It is difficult to understate just how huge a year school choice has had in state legislatures across the nation. When I last wrote about it, in late May, 13 states had created five new private school choice programs and expanded 13 existing ones. Those numbers are now up to 18 states creating seven new programs and expanding 21 existing ones. While we have seen years before with large numbers of new programs enacted, we have not seen the depth, breadth, size, and scope of new programs and program expansions that we have seen in 2021.
Several newly passed laws illustrate this point.
In Pennsylvania, legislators approved the largest expansion of the state’s Educational Improvement Tax Credit Program in its 20-year history. An additional $40 million in spending will allow for approximately 13,000 more students to participate in the program. According to our ABCs of School Choice, approximately 46,000 low- and middle-income students currently particpate in the program, receiving scholarships averaging $1,990 from one of 258 scholarship organizations across the state. This new infusion of funding will help scholarship granting organization fund more students, increase the value of scholarships, or some combination of both.
In Ohio, legislators approved multiple school choice program expansions in the state’s budget. The statewide EdChoice scholarship (no relation to my employer) and Cleveland-specific scholarship program saw their value increase to $5,500 per student in grades K-8 and $7,500 per student in high school. Increases were also made to the state’s income-based scholarship program and to two voucher programs for students with special needs. The legislature also made some administrative tweaks to the programs to make it easier for students to be eligible and removed caps and other hurdles to program participation.
But they weren’t done there. The legislature also created, and Gov. Mike DeWine signed into law, a new tax-credit scholarship program open to all students in the state. Individuals who donate to organizations that grant scholarships to K-12 students can get a 100 percent credit against their state tax liability up to $750 per person. Legislators also created a new microgrant program for low-income families (who will receive $500 to use for educational expenses) a $250 personal-use tax credit for families to offset homeschooling expenses, and a $500 to $1,000 personal-use tax credit for private school families to help recoup some of their costs. Taken together, this makes Ohio home to one of the most diverse sets of school choice policies in the nation.
Not to be outdone, New Hampshire created a new education savings account (ESA) program in their state budget, which Gov. Chris Sununu signed into law at the end of last month. This program will allow students from families making up to 300 percent of the federal poverty line to be eligible for $4,600 to be placed into a flexible-use spending account that they can use to pay for educational services. Many will probably use that towards private school tuition (that’s what we’ve seen early on in states that have enacted ESAs), but eligible expenses also include tutoring, textbooks, educational therapies, and more.
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In total that means that three states (Indiana, New Hampshire, and West Virginia) have created new education savings account programs this year. Two states (Kentucky and Missouri) created new tax credit-funded education savings account programs, the first of their kind in the nation. Two states (Arkansas and Ohio) created new tax-credit scholarship programs. One state (Florida) expanded its ESA program. Six states (Arkansas, Florida, Georgia, Indiana, Maryland, and Ohio) expanded their voucher programs, and 10 states (Arizona, Florida, Indiana, Iowa, Kansas, Montana, Nevada, Oklahoma, Pennsylvania, and South Dakota) expanded their tax-credit scholarship programs.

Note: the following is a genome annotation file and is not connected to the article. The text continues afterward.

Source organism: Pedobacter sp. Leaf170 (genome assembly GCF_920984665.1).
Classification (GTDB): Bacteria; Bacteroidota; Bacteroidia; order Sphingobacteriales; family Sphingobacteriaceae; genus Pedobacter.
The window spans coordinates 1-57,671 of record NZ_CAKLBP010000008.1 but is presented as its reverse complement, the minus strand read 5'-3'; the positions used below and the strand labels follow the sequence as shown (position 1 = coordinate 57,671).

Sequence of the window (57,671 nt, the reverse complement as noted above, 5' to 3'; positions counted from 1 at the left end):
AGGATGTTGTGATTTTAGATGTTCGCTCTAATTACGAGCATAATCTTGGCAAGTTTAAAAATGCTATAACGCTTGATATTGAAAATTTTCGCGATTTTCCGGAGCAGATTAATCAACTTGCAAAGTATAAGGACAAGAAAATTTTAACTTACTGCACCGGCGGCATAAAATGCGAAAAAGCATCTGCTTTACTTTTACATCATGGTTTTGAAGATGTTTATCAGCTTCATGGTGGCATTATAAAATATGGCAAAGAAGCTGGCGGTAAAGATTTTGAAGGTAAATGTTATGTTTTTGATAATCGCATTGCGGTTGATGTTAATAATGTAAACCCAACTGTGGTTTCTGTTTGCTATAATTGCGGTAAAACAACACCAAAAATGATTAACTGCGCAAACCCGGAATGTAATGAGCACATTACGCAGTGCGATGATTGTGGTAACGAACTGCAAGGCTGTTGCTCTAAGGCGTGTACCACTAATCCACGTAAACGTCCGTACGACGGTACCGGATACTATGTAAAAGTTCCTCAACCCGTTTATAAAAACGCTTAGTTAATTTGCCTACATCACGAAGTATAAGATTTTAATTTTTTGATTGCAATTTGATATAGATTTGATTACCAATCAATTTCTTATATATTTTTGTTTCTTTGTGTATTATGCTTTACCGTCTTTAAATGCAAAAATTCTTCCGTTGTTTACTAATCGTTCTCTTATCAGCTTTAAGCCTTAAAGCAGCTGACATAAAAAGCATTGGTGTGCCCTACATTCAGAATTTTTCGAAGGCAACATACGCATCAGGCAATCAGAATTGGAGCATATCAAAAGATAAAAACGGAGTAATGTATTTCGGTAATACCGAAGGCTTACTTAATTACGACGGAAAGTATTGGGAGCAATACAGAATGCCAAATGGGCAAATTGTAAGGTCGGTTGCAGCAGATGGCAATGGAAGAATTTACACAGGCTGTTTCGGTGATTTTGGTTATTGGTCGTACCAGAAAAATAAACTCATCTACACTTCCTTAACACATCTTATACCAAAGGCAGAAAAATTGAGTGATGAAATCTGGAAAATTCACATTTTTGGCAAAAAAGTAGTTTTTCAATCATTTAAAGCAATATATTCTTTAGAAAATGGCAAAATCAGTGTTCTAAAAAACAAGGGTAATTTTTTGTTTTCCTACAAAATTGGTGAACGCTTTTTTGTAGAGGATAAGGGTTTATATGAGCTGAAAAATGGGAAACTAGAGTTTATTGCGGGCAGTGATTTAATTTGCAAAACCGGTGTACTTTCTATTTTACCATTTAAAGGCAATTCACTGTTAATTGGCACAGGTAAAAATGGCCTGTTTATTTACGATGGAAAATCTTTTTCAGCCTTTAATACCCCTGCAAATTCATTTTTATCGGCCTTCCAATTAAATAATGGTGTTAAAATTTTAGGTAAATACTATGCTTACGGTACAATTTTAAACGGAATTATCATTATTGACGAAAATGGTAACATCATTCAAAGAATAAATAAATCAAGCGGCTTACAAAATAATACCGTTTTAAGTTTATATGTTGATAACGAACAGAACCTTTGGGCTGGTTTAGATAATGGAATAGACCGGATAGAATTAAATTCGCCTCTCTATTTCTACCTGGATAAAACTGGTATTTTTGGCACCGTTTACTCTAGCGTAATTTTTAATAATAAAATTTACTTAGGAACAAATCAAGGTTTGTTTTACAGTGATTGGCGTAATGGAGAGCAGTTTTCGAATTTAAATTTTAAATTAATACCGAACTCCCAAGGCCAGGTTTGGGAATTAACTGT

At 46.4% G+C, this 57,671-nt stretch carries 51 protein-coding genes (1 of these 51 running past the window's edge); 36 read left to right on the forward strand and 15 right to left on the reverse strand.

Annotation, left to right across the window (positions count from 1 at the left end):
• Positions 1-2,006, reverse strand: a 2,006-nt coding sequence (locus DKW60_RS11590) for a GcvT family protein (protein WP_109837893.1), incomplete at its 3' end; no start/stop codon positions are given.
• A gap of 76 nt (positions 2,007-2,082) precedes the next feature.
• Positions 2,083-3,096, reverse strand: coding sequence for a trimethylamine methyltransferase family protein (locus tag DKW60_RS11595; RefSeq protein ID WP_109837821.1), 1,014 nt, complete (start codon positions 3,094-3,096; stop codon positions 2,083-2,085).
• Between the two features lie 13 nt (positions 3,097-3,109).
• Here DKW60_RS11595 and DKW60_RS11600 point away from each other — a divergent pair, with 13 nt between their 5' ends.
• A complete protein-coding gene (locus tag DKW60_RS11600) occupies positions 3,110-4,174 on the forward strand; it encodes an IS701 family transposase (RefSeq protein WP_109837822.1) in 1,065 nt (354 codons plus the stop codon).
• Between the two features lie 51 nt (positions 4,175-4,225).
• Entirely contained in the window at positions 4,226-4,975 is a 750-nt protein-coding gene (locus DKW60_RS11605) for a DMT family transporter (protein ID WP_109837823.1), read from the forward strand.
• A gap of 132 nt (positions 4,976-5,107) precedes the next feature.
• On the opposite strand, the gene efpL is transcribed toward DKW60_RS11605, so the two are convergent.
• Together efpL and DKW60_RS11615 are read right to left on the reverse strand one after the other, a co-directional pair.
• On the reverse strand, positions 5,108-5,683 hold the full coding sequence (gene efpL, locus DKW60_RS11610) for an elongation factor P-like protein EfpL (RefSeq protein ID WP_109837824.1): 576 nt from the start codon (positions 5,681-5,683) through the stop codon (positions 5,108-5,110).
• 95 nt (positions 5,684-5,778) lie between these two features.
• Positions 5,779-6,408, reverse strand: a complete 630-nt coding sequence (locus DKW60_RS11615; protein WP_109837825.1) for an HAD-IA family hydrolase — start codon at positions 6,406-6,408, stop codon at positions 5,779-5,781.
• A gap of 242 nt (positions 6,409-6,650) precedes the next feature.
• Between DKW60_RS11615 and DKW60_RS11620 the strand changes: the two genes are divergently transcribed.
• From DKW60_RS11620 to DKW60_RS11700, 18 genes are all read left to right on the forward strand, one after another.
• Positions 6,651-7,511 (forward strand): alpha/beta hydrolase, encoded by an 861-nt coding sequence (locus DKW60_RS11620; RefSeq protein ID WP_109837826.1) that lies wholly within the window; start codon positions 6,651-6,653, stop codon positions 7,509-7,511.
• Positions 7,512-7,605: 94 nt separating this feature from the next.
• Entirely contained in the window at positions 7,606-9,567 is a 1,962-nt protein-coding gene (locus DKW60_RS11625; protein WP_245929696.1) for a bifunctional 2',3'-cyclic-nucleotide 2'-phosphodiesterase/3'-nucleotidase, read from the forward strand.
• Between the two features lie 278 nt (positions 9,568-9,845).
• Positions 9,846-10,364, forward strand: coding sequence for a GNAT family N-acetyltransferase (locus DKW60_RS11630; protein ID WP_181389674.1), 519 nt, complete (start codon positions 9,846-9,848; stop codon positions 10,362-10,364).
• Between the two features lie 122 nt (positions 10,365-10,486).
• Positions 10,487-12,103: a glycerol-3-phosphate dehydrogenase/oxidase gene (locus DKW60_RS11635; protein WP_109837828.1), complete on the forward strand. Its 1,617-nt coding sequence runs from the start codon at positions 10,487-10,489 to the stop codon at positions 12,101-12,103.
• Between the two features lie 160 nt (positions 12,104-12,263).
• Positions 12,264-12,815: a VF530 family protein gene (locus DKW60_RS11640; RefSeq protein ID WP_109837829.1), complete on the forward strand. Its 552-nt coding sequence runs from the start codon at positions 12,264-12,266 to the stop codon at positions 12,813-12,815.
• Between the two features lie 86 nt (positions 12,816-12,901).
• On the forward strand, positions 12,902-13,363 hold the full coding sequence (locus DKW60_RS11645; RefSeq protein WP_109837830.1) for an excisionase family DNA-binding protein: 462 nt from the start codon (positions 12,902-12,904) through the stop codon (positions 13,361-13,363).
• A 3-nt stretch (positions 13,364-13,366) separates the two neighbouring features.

In any given year, dozens of school choice bills are filed and debated in House and Senate committees in statehouses across the country. Most are the results of years of work on the part of advocates educating key stakeholders on the issues, working through common objections, estimating fiscal impacts, gathering relevant research, and more. Even with all that work, the vast majority of those bills fail. Institutional inertia, powerful opposition, infighting, and competing priorities find a way to squeeze them out.
That is what makes this year so extraordinary. In states that have been coming up short for legislative session after legislative session, the logjam cleared. Provisions were included in budgets that governors who oppose school choice signed anyway. Choice was made a priority. Close votes where the outcome going into them was six-to-one and a half-dozen to the other broke in choice’s direction. It surpassed advocates’ most bullish projections.
This will be the legacy of the coronavirus on the American education system. It was finally made clear to a critical mass of legislators that families need options, and the one-size-fits-all nature of the contemporary public education system is not fit for purpose in an uncertain and changing world. Funding a more diverse and decentralized system means creating a more resilient system and a system better tuned to the needs of the people it serves.
The work is only beginning. It is now incumbent on advocates and educators to make these programs successful. It is not as thrilling as eleventh-hour legislative negotiation, but it is now about parent outreach and program administration if we want these programs to deliver on their promises advocates made to families and taxpayers.